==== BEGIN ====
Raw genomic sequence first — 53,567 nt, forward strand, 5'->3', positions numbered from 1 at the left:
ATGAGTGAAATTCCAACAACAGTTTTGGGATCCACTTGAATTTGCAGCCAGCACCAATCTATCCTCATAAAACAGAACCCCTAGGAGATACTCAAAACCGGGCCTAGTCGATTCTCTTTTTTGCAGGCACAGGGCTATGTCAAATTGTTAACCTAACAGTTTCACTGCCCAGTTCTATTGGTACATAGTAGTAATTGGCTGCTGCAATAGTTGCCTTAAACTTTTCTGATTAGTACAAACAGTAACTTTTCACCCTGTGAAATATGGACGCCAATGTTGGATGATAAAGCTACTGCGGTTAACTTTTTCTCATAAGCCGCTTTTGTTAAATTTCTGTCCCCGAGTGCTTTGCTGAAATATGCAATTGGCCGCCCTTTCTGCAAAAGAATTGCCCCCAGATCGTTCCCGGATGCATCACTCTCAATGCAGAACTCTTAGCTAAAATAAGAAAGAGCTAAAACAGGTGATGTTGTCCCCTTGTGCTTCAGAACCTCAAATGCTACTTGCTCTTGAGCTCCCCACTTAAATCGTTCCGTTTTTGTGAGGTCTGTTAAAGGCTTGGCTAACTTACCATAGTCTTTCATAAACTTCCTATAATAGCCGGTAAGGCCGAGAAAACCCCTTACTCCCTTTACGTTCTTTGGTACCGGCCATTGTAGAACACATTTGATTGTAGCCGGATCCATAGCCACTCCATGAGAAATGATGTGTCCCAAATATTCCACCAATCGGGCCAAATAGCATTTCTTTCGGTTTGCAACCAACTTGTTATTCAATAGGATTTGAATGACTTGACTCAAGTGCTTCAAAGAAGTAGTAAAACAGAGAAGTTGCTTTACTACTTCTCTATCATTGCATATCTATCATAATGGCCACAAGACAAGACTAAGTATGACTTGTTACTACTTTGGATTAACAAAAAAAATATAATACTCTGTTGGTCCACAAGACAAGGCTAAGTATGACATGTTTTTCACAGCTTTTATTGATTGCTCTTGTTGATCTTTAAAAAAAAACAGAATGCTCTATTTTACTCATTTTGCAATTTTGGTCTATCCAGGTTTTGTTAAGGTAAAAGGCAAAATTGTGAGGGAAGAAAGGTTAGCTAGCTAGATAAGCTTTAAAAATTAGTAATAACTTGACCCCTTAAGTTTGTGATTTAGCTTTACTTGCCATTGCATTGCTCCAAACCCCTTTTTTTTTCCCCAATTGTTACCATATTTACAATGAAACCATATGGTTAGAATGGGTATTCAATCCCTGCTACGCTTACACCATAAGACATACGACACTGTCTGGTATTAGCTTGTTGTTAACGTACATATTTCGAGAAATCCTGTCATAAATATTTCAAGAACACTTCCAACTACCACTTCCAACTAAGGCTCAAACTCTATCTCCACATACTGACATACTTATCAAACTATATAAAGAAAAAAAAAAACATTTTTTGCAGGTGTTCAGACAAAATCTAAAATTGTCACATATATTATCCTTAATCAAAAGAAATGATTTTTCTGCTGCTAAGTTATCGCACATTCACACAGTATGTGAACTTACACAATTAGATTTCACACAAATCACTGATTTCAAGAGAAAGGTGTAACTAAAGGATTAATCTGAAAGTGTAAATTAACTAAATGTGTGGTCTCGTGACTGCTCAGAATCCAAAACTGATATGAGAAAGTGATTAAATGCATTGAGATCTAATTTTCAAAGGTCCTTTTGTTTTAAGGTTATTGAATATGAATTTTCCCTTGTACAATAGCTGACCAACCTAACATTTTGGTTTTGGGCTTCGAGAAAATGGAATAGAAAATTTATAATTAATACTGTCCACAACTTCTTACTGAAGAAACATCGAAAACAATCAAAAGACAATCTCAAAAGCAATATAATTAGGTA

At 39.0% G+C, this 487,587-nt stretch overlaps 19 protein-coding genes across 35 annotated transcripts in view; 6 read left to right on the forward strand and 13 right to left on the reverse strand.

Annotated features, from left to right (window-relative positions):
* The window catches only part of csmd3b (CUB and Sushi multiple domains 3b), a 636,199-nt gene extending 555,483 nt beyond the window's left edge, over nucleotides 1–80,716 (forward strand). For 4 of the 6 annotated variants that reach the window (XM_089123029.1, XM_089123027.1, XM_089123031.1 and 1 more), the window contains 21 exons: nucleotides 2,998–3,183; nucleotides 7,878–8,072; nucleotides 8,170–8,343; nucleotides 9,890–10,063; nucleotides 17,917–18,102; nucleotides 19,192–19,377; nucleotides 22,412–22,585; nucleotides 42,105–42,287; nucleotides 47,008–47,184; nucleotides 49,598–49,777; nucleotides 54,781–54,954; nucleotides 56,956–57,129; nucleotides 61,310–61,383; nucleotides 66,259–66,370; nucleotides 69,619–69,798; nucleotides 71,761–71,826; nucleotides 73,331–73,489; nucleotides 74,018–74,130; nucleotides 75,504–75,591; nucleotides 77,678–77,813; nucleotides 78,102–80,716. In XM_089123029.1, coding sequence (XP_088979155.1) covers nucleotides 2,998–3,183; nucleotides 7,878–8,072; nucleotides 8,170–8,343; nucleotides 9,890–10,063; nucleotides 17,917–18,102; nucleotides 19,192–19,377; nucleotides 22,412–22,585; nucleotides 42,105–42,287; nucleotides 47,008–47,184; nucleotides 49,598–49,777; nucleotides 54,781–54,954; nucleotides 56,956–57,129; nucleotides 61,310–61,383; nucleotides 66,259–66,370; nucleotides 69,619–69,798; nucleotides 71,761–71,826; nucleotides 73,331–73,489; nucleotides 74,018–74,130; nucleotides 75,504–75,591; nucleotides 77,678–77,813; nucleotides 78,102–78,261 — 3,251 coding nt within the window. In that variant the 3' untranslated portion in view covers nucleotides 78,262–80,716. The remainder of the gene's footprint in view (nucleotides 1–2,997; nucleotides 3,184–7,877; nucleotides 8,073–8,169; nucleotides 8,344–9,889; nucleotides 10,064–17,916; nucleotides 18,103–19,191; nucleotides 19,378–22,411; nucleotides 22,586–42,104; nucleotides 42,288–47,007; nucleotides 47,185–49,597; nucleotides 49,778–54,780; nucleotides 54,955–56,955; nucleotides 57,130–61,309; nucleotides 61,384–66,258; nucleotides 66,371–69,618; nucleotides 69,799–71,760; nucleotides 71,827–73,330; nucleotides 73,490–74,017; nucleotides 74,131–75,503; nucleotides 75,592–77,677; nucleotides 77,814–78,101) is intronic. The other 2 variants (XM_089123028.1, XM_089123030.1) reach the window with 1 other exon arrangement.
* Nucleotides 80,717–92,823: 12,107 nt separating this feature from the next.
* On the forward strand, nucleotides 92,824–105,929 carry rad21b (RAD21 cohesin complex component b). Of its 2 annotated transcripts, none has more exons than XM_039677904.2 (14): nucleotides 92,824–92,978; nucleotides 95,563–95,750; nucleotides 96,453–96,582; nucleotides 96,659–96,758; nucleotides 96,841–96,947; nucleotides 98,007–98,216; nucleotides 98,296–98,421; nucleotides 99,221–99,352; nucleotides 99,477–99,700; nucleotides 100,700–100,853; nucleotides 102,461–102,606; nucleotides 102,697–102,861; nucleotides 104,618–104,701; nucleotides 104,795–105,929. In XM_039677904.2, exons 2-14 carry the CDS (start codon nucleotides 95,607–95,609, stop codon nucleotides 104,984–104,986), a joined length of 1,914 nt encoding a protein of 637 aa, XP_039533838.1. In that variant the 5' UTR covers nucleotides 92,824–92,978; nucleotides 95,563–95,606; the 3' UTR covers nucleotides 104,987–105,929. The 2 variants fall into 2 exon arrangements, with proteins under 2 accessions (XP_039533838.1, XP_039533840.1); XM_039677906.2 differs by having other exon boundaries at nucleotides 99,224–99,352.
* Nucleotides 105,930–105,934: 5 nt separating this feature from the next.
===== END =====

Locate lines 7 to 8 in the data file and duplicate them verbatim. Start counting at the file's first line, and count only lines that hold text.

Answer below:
* On the forward strand, nucleotides 92,824–105,929 carry rad21b (RAD21 cohesin complex component b). Of its 2 annotated transcripts, none has more exons than XM_039677904.2 (14): nucleotides 92,824–92,978; nucleotides 95,563–95,750; nucleotides 96,453–96,582; nucleotides 96,659–96,758; nucleotides 96,841–96,947; nucleotides 98,007–98,216; nucleotides 98,296–98,421; nucleotides 99,221–99,352; nucleotides 99,477–99,700; nucleotides 100,700–100,853; nucleotides 102,461–102,606; nucleotides 102,697–102,861; nucleotides 104,618–104,701; nucleotides 104,795–105,929. In XM_039677904.2, exons 2-14 carry the CDS (start codon nucleotides 95,607–95,609, stop codon nucleotides 104,984–104,986), a joined length of 1,914 nt encoding a protein of 637 aa, XP_039533838.1. In that variant the 5' UTR covers nucleotides 92,824–92,978; nucleotides 95,563–95,606; the 3' UTR covers nucleotides 104,987–105,929. The 2 variants fall into 2 exon arrangements, with proteins under 2 accessions (XP_039533838.1, XP_039533840.1); XM_039677906.2 differs by having other exon boundaries at nucleotides 99,224–99,352.
* Nucleotides 105,930–105,934: 5 nt separating this feature from the next.